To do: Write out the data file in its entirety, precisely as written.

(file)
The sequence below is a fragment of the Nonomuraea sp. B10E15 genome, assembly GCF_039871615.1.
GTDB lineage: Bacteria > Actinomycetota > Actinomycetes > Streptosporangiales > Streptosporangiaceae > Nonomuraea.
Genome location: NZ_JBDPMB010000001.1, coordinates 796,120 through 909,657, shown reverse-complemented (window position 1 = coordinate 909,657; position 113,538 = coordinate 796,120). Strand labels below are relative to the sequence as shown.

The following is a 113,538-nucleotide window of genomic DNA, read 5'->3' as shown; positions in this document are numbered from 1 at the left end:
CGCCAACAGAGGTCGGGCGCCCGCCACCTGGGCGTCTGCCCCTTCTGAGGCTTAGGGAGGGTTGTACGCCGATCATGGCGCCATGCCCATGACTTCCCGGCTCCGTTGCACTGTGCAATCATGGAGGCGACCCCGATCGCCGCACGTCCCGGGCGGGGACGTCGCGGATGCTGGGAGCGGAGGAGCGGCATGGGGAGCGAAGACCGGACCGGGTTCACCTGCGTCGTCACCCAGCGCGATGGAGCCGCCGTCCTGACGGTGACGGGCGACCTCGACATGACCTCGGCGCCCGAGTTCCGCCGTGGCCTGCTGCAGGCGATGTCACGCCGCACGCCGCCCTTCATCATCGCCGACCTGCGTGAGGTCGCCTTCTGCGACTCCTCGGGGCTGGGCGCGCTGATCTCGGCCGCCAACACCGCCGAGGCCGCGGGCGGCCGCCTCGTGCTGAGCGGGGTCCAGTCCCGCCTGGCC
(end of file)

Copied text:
The sequence below is a fragment of the Nonomuraea sp. B10E15 genome, assembly GCF_039871615.1.
GTDB lineage: Bacteria > Actinomycetota > Actinomycetes > Streptosporangiales > Streptosporangiaceae > Nonomuraea.
Genome location: NZ_JBDPMB010000001.1, coordinates 796,120 through 909,657, shown reverse-complemented (window position 1 = coordinate 909,657; position 113,538 = coordinate 796,120). Strand labels below are relative to the sequence as shown.

The following is a 113,538-nucleotide window of genomic DNA, read 5'->3' as shown; positions in this document are numbered from 1 at the left end:
CGCCAACAGAGGTCGGGCGCCCGCCACCTGGGCGTCTGCCCCTTCTGAGGCTTAGGGAGGGTTGTACGCCGATCATGGCGCCATGCCCATGACTTCCCGGCTCCGTTGCACTGTGCAATCATGGAGGCGACCCCGATCGCCGCACGTCCCGGGCGGGGACGTCGCGGATGCTGGGAGCGGAGGAGCGGCATGGGGAGCGAAGACCGGACCGGGTTCACCTGCGTCGTCACCCAGCGCGATGGAGCCGCCGTCCTGACGGTGACGGGCGACCTCGACATGACCTCGGCGCCCGAGTTCCGCCGTGGCCTGCTGCAGGCGATGTCACGCCGCACGCCGCCCTTCATCATCGCCGACCTGCGTGAGGTCGCCTTCTGCGACTCCTCGGGGCTGGGCGCGCTGATCTCGGCCGCCAACACCGCCGAGGCCGCGGGCGGCCGCCTCGTGCTGAGCGGGGTCCAGTCCCGCCTGGCC